For the 125th anniversary issue of National Geographic magazine, photographer Martin Schoeller captured a series of images that explore the increasingly multiracial face of the U.S. The striking images speak as much to increased racial diversity as the complexities of racial self-identification. Beginning in 2000 the U.S. Census allowed people to choose more than one race. Nearly seven million people selected multiple races that year and in 2010, 32 percent more people chose to do so. Each of the photographs depicted in this October 2013 issue includes both the self-ID chosen by the person photographed, and the boxes they checked on either the 2000 or 2010 census.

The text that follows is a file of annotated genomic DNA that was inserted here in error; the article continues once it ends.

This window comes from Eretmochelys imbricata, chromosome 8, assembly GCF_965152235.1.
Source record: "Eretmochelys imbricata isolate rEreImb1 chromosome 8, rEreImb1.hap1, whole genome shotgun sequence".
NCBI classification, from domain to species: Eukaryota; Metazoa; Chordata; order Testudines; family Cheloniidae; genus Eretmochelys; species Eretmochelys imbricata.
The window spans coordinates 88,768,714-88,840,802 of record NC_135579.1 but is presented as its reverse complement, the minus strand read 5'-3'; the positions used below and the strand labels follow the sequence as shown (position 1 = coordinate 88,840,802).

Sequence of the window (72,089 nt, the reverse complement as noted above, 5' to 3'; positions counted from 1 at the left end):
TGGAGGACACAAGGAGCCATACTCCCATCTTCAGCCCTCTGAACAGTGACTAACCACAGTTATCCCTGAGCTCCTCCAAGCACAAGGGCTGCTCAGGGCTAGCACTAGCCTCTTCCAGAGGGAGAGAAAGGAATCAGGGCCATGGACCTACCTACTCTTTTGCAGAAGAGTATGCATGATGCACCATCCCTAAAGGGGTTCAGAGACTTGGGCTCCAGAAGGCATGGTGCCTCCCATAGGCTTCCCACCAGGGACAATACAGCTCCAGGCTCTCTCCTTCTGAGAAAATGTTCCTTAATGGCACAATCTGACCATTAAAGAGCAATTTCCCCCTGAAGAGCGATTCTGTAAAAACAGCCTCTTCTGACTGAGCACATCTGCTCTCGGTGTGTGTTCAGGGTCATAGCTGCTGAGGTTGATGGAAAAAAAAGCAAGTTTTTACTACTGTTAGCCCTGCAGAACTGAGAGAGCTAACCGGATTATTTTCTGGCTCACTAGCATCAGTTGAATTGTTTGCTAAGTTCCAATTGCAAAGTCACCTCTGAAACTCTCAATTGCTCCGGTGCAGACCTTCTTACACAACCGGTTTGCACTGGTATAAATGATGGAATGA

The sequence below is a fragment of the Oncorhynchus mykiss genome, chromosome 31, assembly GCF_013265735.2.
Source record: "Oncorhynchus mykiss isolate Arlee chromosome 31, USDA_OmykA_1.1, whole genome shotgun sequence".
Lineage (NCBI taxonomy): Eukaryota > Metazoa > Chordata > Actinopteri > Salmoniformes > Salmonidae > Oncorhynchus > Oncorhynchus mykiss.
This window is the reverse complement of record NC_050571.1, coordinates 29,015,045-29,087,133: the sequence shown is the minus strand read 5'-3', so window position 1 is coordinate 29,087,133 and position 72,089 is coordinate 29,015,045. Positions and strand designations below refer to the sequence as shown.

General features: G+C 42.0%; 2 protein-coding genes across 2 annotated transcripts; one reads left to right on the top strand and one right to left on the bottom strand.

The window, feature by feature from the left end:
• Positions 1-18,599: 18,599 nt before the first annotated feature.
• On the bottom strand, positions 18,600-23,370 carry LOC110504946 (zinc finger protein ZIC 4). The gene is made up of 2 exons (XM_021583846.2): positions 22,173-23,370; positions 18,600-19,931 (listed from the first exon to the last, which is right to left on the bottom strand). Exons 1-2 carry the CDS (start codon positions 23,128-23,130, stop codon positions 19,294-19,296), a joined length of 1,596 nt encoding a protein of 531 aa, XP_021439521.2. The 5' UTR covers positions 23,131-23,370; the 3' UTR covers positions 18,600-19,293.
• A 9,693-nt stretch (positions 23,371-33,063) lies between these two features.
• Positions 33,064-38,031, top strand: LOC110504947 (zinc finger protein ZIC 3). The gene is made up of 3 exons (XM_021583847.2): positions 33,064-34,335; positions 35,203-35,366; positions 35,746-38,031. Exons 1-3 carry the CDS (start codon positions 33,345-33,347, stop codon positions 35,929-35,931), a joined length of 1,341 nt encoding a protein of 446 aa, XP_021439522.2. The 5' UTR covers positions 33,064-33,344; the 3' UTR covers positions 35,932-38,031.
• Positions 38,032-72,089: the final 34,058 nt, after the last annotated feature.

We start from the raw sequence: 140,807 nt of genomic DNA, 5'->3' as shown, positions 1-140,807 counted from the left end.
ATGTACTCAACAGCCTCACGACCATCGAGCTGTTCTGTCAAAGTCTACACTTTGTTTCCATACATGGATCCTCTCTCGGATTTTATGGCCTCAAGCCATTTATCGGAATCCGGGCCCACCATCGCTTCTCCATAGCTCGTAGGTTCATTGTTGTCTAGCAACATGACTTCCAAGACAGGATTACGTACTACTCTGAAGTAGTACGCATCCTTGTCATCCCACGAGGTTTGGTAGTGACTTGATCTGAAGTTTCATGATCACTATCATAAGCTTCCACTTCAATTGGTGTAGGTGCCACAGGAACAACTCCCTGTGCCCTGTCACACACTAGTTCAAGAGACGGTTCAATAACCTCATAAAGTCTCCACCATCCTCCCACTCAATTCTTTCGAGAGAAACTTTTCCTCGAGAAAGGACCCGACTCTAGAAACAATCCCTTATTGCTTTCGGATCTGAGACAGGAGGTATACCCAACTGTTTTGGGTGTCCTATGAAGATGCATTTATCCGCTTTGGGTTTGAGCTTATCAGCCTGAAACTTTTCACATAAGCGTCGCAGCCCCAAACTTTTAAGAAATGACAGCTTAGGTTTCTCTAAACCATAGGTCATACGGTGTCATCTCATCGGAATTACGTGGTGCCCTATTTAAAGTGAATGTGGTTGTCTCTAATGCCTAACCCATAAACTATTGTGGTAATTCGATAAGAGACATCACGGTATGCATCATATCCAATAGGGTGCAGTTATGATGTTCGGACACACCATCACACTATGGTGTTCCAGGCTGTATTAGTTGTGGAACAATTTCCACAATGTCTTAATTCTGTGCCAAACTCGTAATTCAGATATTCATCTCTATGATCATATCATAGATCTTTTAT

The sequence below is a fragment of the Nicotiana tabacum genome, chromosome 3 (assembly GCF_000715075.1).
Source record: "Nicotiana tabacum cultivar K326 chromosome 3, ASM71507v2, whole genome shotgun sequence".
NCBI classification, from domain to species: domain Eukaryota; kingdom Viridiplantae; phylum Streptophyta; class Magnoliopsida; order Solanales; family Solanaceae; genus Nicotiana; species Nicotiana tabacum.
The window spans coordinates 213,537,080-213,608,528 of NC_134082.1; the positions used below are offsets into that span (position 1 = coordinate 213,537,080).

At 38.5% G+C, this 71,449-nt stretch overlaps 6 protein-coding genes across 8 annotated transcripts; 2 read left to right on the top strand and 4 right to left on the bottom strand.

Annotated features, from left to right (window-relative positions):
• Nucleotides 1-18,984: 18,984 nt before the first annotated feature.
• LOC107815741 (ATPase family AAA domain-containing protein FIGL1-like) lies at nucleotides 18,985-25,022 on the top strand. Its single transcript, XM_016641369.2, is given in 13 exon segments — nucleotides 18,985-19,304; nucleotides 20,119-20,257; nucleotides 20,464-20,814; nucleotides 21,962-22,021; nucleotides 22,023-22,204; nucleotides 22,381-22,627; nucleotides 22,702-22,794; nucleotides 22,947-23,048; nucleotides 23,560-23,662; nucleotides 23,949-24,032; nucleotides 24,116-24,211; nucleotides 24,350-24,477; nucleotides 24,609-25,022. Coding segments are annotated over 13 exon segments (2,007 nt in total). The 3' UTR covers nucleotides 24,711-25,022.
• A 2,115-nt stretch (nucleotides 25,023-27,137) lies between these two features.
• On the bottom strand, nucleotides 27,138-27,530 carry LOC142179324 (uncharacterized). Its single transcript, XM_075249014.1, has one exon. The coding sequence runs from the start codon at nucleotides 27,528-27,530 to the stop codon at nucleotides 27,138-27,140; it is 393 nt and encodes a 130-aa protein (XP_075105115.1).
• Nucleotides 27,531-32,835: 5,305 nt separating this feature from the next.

In the accompanying article, author Lise Funderberg talks about the significance of this change in the census:
Although the multiple-race option is still rooted in that taxonomy, it introduces the factor of self-determination. It’s a step toward fixing a categorization system that, paradoxically, is both erroneous (since geneticists have demonstrated that race is biologically not a reality) and essential (since living with race and racism is).